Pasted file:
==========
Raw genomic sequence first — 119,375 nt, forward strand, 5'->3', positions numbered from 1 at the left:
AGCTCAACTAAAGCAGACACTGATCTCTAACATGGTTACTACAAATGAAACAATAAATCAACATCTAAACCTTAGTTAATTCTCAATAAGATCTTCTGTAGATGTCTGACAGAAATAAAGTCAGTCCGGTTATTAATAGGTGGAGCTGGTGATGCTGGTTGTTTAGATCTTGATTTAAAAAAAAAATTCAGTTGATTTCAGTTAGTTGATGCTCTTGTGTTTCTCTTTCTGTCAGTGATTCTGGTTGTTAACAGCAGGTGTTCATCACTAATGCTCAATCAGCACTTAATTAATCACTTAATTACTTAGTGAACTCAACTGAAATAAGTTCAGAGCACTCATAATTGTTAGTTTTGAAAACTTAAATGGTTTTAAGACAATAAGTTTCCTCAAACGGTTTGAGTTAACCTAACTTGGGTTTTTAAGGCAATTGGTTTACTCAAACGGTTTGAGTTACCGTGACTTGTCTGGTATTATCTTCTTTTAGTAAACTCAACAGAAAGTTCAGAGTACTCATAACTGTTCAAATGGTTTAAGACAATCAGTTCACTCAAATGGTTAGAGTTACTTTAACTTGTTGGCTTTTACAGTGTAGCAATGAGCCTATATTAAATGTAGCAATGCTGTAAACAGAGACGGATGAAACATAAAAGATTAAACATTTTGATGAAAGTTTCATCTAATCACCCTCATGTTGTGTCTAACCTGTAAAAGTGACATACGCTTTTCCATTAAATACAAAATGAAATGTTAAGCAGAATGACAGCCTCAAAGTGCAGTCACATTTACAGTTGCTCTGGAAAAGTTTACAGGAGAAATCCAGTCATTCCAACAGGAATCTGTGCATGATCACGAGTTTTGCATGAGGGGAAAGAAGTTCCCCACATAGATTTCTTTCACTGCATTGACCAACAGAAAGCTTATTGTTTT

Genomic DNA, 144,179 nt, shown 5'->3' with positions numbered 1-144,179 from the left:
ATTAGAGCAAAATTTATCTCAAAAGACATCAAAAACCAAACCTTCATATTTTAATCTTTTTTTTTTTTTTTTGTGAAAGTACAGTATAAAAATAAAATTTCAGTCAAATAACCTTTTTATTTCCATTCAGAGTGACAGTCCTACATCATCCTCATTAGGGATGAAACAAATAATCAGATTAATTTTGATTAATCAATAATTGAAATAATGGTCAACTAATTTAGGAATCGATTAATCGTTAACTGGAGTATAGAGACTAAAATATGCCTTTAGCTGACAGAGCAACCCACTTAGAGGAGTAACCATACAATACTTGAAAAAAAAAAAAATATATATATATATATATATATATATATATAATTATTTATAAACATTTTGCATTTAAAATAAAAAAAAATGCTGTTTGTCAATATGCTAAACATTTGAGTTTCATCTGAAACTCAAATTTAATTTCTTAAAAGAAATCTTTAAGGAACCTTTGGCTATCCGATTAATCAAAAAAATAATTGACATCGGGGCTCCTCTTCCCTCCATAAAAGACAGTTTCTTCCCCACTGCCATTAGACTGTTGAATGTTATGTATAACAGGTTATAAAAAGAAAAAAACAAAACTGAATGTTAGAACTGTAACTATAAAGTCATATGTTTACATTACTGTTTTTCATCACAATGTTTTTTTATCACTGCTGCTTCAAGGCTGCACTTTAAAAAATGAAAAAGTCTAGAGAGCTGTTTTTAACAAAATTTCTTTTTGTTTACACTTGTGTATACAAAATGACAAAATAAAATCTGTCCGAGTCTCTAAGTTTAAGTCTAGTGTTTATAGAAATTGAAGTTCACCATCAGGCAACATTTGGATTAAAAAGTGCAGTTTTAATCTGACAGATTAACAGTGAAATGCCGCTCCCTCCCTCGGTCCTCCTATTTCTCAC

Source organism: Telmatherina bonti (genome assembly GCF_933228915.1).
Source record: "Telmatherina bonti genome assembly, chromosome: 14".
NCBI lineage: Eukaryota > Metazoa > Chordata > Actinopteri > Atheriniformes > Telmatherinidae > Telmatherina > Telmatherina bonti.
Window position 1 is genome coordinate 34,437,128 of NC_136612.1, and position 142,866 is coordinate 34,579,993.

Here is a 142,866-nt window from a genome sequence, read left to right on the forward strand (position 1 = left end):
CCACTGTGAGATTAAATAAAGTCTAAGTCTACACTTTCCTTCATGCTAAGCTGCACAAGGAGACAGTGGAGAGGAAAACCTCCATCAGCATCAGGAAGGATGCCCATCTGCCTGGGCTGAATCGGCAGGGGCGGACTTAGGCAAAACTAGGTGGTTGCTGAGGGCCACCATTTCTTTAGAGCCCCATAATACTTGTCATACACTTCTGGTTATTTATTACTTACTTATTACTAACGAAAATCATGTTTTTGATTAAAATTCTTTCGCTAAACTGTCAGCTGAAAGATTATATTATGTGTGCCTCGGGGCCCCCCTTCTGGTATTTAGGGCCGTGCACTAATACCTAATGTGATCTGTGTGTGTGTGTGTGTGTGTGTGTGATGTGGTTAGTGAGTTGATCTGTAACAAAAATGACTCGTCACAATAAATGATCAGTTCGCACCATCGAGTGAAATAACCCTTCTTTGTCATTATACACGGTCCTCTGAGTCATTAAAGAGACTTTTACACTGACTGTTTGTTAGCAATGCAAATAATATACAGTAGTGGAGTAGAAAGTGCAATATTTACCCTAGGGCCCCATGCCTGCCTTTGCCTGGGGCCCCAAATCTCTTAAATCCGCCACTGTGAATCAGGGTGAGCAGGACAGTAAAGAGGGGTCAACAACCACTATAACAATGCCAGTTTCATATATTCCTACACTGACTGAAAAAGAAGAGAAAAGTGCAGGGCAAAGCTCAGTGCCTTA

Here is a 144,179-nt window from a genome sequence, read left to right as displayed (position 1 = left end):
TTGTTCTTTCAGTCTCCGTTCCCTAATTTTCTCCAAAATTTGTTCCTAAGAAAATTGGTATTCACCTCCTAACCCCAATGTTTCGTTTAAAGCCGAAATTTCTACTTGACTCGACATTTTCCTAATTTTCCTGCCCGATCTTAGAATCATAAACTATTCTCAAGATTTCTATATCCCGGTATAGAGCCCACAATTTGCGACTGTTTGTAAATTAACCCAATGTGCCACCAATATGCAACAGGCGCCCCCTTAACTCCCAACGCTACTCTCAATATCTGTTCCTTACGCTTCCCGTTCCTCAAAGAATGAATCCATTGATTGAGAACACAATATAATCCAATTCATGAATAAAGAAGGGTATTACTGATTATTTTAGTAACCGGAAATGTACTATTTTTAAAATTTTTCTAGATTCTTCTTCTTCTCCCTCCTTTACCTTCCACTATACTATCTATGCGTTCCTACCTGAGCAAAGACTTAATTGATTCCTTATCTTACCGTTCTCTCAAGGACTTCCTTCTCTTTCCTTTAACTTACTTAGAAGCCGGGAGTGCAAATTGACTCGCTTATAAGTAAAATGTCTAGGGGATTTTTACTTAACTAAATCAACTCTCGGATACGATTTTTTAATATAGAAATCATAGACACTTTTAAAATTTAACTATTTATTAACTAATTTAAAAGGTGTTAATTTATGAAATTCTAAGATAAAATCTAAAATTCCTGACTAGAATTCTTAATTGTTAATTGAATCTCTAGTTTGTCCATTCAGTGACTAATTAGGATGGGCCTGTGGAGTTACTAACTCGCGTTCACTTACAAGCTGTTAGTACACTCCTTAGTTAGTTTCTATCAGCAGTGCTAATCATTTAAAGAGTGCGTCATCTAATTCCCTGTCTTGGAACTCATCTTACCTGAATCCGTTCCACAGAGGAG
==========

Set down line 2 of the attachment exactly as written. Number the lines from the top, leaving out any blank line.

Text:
AGCTCAACTAAAGCAGACACTGATCTCTAACATGGTTACTACAAATGAAACAATAAATCAACATCTAAACCTTAGTTAATTCTCAATAAGATCTTCTGTAGATGTCTGACAGAAATAAAGTCAGTCCGGTTATTAATAGGTGGAGCTGGTGATGCTGGTTGTTTAGATCTTGATTTAAAAAAAAAATTCAGTTGATTTCAGTTAGTTGATGCTCTTGTGTTTCTCTTTCTGTCAGTGATTCTGGTTGTTAACAGCAGGTGTTCATCACTAATGCTCAATCAGCACTTAATTAATCACTTAATTACTTAGTGAACTCAACTGAAATAAGTTCAGAGCACTCATAATTGTTAGTTTTGAAAACTTAAATGGTTTTAAGACAATAAGTTTCCTCAAACGGTTTGAGTTAACCTAACTTGGGTTTTTAAGGCAATTGGTTTACTCAAACGGTTTGAGTTACCGTGACTTGTCTGGTATTATCTTCTTTTAGTAAACTCAACAGAAAGTTCAGAGTACTCATAACTGTTCAAATGGTTTAAGACAATCAGTTCACTCAAATGGTTAGAGTTACTTTAACTTGTTGGCTTTTACAGTGTAGCAATGAGCCTATATTAAATGTAGCAATGCTGTAAACAGAGACGGATGAAACATAAAAGATTAAACATTTTGATGAAAGTTTCATCTAATCACCCTCATGTTGTGTCTAACCTGTAAAAGTGACATACGCTTTTCCATTAAATACAAAATGAAATGTTAAGCAGAATGACAGCCTCAAAGTGCAGTCACATTTACAGTTGCTCTGGAAAAGTTTACAGGAGAAATCCAGTCATTCCAACAGGAATCTGTGCATGATCACGAGTTTTGCATGAGGGGAAAGAAGTTCCCCACATAGATTTCTTTCACTGCATTGACCAACAGAAAGCTTATTGTTTT